What is Microfiber Cloth?
Fabrics made with microfibers are exceptionally soft and hold their shape well. When high quality microfiber is combined with the right knitting process, it creates an extremely effective cleaning material. This material can hold up to seven times its weight in water. They are also used for some cleaning applications, because of their exceptional ability to absorb oil.
Uses for Microfiber Cloth
Microfiber cloth is used for
- Car Detailing: Microfiber is widely used by to handle such tasks as removing wax, quick detailing, cleaning interior, cleaning glass, as well as drying. Due to its fine fibers which leave no lint or dust, microfiber towels are a popular choice for avid car detailers and enthusiasts. Chamois leather is also used.
- Cleaning Dust
- Professional Quality Mops: In professional cleaning, microfiber is used in many tools, for example Microfiber Dust Mops and cleaning cloths. Microfiber mops are more costly than conventional mops, however some institutions find them more economical because they are longer lasting and require less effort to use.
- Reducing Bacteria: According to tests at UC Davis, using microfiber materials to clean a surface leads to reducing the number of bacteria by 99% whereas a conventional cleaning material reduces this number only by 33%.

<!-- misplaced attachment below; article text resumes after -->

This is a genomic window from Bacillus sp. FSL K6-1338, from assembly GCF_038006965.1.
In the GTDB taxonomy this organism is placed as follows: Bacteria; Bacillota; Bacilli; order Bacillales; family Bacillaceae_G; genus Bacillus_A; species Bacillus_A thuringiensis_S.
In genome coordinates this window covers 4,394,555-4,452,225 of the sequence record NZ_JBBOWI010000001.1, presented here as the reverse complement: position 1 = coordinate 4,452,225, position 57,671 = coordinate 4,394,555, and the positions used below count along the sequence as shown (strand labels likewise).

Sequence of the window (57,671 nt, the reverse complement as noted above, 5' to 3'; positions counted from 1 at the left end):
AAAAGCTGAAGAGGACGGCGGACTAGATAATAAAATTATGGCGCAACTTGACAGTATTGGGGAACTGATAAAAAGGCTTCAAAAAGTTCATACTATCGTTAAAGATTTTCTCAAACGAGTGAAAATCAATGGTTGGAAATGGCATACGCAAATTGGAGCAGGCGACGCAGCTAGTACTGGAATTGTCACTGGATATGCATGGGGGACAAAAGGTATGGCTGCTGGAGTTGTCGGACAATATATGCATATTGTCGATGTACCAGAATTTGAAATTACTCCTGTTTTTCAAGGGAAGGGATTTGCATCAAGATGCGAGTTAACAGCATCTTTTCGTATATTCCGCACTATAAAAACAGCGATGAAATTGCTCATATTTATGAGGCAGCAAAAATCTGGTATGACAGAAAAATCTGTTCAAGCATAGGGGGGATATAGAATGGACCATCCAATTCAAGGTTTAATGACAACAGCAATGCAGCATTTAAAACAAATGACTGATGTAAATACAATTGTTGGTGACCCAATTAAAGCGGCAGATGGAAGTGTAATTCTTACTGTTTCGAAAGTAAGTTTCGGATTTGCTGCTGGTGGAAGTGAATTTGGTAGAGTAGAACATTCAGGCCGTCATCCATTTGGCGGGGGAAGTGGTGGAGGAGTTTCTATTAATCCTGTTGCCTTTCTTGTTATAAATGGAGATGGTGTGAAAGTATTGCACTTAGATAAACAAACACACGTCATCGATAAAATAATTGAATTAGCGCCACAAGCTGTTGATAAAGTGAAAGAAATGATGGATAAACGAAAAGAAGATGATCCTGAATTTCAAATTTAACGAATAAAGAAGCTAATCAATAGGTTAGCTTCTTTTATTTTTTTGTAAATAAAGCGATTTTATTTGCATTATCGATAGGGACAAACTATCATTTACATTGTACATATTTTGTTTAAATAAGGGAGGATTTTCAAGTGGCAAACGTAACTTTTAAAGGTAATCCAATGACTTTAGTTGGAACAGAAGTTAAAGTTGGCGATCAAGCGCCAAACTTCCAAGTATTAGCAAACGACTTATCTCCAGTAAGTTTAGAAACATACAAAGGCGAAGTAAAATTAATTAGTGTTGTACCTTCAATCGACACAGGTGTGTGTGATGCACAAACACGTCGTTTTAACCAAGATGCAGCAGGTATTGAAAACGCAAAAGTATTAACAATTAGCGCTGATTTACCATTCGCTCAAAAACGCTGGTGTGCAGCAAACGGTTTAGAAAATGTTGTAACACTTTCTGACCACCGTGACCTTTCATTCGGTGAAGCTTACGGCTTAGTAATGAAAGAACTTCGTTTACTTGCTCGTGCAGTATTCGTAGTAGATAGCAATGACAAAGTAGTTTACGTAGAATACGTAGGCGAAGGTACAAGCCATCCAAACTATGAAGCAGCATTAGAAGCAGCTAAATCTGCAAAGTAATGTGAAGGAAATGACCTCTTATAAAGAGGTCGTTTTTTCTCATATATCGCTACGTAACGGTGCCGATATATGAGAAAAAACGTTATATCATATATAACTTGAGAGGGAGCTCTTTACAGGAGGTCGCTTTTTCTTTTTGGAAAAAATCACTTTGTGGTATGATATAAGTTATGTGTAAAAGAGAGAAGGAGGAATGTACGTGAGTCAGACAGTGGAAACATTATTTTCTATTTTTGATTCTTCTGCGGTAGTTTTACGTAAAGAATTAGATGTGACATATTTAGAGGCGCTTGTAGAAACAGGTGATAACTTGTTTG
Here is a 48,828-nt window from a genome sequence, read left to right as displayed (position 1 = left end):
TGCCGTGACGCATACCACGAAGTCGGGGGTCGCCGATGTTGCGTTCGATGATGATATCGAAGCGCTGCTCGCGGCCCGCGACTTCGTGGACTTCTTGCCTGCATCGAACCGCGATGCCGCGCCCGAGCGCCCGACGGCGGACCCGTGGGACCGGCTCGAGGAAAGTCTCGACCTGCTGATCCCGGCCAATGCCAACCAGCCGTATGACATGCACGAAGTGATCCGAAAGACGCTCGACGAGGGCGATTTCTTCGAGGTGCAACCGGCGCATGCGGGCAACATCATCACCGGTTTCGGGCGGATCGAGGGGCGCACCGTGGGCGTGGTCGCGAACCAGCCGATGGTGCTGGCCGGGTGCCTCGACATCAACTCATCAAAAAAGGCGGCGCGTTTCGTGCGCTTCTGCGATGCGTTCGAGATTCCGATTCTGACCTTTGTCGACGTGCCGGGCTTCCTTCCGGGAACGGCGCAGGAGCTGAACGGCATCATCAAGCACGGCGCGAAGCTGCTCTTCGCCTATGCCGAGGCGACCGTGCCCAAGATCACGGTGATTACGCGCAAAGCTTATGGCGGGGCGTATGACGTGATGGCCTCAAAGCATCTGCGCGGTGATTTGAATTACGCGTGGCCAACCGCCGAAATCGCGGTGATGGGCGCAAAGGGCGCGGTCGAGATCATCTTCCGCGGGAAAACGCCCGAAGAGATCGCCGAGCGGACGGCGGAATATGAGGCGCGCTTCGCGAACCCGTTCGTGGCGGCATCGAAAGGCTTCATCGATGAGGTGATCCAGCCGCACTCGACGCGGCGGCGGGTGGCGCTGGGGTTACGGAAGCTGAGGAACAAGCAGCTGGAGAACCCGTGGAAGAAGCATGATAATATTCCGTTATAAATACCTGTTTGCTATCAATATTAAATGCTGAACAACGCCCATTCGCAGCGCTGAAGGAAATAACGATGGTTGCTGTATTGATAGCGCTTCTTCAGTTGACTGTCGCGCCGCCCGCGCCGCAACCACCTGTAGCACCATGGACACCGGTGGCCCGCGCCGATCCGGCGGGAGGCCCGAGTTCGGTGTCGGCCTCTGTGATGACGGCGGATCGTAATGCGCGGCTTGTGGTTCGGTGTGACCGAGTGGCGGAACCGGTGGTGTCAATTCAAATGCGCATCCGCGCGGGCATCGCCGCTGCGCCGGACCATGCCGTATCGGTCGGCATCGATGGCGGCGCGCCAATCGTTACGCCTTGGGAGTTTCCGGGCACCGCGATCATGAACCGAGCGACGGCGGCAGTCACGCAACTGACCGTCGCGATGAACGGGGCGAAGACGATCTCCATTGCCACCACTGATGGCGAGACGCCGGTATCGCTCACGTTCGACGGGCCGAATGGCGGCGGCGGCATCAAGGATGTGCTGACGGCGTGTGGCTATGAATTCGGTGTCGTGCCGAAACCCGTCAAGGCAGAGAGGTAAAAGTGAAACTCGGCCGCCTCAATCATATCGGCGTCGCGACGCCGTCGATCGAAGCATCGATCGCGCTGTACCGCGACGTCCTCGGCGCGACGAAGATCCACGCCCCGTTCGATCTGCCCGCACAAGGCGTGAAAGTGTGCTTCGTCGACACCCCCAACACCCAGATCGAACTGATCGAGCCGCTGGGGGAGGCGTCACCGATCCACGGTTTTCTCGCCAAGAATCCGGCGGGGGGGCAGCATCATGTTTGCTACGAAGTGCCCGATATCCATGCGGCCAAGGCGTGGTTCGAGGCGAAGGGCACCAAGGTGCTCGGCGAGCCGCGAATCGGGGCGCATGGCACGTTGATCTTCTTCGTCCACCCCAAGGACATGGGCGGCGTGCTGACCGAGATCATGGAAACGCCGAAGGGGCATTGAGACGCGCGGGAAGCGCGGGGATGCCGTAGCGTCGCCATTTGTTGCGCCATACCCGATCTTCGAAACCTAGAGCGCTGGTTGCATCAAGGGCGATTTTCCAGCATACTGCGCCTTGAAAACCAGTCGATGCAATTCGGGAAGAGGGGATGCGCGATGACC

- Removing Grease or Oil: Microfiber cleaning tools have the ability to absorb fat and grease and their electrostatic properties have a high dust attracting power, hence making useless many cleaning products.
- Camera Lens Cleaning
- LCD or Plasma TV Cleaning
How to Clean Microfiber Cloth
Here are a few steps you can try. Each type of microfiber cloth is different, so your mileage may vary.
- Before washing, soak microfiber cloths in combination of water and dishsoap.
- Wash in hot water with normal detergent. Add 1/2 cup to 2 cups white vinegar to the rinse cycle.
- If that doesn't work, try washing with a super degreaser, such as Meguiar's Super Degreaser.
Care should be exercised when using microfiber for cleaning of sensitive surfaces. By nature it accumulates dust, debris, and particles inside its material. Sensitive surfaces (such as all high tech coated surfaces) can easily be damaged by a microfiber cloth if it has picked up grit or other abrasive particles during use. The cloth itself is generally safer to use on these surfaces than more common cloths, particularly as no cleaning fluid is required for cleaning such surfaces. One way to minimize the risk of damage to flat surfaces is to use a flat, non-rugged microfiber cloth, as these tend to be less prone to holding for example sand grains.